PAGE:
Healthcare has been seized and exploited by American corporations and public companies, reducing doctors to sources of wealth in order to maximize reimbursement for the latest technology and procedures. This is clearly unsustainable and cannot be mitigated by a public option that editor Jon Healey prefers to the individual payer.
Anything less than a public health service will fail.
Jerome P. Helman, MD, Venice
To the editor: I appreciate Healey's approach to insuring more Californians. A single payer might be the best way to go, but incremental changes like offering a public option on the health exchange could help us move closer to the elusive goal of universal coverage.
Nevertheless, it is a pity that we are continuing these discussions at all. What happened to a social contract to take care of one another?
Newsom recently said of gun violence, "What the hell is going on in the United States? What the hell is wrong with us and when are we going to get a grip on it?" Unfortunately, the same applies to the way in which we offer health care.
William Tarran, Pacifica, California.
The author, a podiatrist, is treasurer of the California Physicians Alliance.
To the Editor: In response to Healey's statement on lawmakers "stunted in the face of opposition from hospitals, drug manufacturers, and health care companies," readers should know that Rep. Ash Kalra (D-San Jose) passed Assembly Bill 1400, the California Guaranteed Health Care For All Act.
The bill, which would introduce a comprehensive, universal coverage program for a single payer and a system of cost control in healthcare, was recently withdrawn from scrutiny but will be reintroduced next January.
Over the next six months, Californians must familiarize themselves with this bold, enlightened piece of legislation and let lawmakers know that they support it.
Newsom has also advocated a deposit system in California, and we need to keep reminding him to keep his promise.
Carol Fodera, La Crescenta
To the editor: This is a political dream for politicians in California and other blue states. Of course it is "doable", just as California turns red in 2022, it is "doable".
The problem is having access to money to pay for. Until a state can print US currency, this is not really feasible.
David L. McDaniel, Capistrano Beach
We can have endless growth or a garbage free world
To the editor: Thank you very much for Mariel Garza's informative, carefully crafted, inspiring piece "The pandemic lets us imagine a world without waste."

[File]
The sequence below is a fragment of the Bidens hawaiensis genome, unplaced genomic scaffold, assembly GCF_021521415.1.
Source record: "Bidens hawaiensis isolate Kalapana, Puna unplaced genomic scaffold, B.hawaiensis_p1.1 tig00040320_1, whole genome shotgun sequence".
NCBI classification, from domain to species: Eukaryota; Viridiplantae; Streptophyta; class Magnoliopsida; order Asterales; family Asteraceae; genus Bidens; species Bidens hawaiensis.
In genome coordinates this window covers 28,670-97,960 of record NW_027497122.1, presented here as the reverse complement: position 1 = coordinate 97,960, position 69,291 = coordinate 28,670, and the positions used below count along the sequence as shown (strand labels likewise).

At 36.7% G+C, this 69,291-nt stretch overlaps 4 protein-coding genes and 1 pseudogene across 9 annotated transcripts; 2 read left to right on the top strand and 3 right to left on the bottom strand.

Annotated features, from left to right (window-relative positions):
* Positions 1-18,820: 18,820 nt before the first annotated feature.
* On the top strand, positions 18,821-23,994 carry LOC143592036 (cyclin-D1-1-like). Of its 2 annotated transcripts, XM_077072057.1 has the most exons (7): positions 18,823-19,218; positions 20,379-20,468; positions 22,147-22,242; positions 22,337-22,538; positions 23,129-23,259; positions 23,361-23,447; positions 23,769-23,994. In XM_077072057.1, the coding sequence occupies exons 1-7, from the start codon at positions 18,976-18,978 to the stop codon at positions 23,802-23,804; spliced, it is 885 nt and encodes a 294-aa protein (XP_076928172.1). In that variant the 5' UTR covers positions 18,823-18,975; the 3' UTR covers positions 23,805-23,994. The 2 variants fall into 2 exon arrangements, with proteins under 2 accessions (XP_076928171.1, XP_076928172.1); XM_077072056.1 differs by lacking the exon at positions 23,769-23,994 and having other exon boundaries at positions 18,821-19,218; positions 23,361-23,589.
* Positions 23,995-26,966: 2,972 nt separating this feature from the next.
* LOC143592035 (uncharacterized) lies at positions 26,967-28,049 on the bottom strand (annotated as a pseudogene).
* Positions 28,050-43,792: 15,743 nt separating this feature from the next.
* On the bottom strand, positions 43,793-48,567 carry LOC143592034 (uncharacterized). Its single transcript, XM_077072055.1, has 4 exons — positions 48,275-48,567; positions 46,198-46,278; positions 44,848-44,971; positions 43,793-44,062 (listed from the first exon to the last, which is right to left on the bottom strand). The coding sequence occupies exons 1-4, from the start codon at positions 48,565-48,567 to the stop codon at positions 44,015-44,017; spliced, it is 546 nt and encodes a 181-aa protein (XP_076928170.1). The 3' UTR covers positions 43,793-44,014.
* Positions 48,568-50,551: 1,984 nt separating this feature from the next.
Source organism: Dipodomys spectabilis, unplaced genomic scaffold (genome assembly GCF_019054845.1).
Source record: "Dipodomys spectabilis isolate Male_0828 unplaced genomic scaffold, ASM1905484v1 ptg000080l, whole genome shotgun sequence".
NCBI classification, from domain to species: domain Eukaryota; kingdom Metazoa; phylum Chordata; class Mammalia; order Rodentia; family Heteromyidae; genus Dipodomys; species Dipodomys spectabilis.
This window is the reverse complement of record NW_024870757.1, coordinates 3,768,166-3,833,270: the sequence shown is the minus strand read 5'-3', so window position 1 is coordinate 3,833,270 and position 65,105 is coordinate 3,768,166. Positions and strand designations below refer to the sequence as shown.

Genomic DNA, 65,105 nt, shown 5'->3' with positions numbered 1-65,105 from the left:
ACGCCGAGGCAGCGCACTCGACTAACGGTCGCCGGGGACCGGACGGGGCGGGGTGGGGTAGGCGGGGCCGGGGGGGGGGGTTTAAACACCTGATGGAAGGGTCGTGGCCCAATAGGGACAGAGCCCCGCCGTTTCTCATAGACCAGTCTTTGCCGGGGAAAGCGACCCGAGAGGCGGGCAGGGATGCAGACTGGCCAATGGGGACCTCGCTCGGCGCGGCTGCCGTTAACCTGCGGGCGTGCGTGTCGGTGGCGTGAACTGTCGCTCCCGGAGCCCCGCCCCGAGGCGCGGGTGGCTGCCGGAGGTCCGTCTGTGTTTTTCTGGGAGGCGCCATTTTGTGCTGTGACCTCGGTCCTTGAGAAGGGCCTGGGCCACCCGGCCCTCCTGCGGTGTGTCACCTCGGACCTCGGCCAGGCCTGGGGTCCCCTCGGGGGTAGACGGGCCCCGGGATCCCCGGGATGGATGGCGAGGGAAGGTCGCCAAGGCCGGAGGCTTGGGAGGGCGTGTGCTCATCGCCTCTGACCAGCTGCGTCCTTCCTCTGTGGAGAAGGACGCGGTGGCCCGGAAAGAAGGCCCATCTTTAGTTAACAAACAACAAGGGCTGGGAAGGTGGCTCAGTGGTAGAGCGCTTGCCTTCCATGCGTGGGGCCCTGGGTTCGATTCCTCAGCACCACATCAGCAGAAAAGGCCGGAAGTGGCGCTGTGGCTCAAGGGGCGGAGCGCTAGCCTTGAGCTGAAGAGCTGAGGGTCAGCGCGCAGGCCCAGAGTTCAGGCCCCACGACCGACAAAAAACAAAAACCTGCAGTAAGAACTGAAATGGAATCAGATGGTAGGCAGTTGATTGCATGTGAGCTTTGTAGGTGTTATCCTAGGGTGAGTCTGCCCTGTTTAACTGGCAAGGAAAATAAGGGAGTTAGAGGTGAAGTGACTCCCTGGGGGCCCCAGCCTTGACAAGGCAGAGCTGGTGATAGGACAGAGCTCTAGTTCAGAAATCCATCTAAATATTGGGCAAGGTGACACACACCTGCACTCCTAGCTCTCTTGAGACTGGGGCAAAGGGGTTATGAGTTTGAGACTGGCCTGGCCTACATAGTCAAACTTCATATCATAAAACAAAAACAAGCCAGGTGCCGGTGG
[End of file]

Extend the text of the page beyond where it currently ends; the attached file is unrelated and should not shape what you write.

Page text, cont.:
What a happy thought - a world without waste.
Still, I am not comforted by how we can achieve a "circular economy" without addressing our unwavering call for economic growth. For example, countries are now responding to the "threat" to growth by supporting policies that encourage population growth.
The call for a circular economy that grows and demands more people on this earth is an incomplete answer to a sustainable world ecology.
William K. Solberg, Los Angeles
To the editor: I agree with Garza's concerns about single-use plastic. If the Times agrees, maybe they could stop wrapping my morning paper in plastic every day. There was a time when the paper was only wrapped in plastic wrap when there was a risk of rain.
Tom Mitchell, Sherman Oaks
To the editor: I grew up during the Great Depression and after World War II. For us the motto was: "Use up, wear out, do without". My grandmother went to extremes of the motto until some called my grandfather "Sam Patches".
Today's throwaway and consumer society, caused by human greed and the rampage of capitalism, has brought us to this point. I doubt if the lofty goals of Garza's editorial are possible for humans.
But yes, we have to take the first step to preserve our civilization on our beautiful spaceship called Earth.
Charles Van Cleve, Palm Desert
In defense of the study
To the editor: I'm so sad about what appears to be an anti-academic trend in education. ("You Shouldn't Need a College Degree to Live a Decent Life in America," editorial, June 6)
Many employers may require college for employment, not just expertise. Apprentice programs can provide opportunities to learn skills, but not what the real purpose of advanced education should be: to have a variety of professional experiences that develop reasoning and communication, among other non-"skilled" skills.
We should try to raise the level of education for everyone instead of just giving some people a lifelong job. My education enabled me to become a secondary school teacher, after which I became a lawyer, now in my 39th year as a lawyer.
I hope we can push up, not hold down.
Jacqueline Melvin, Sherman Oaks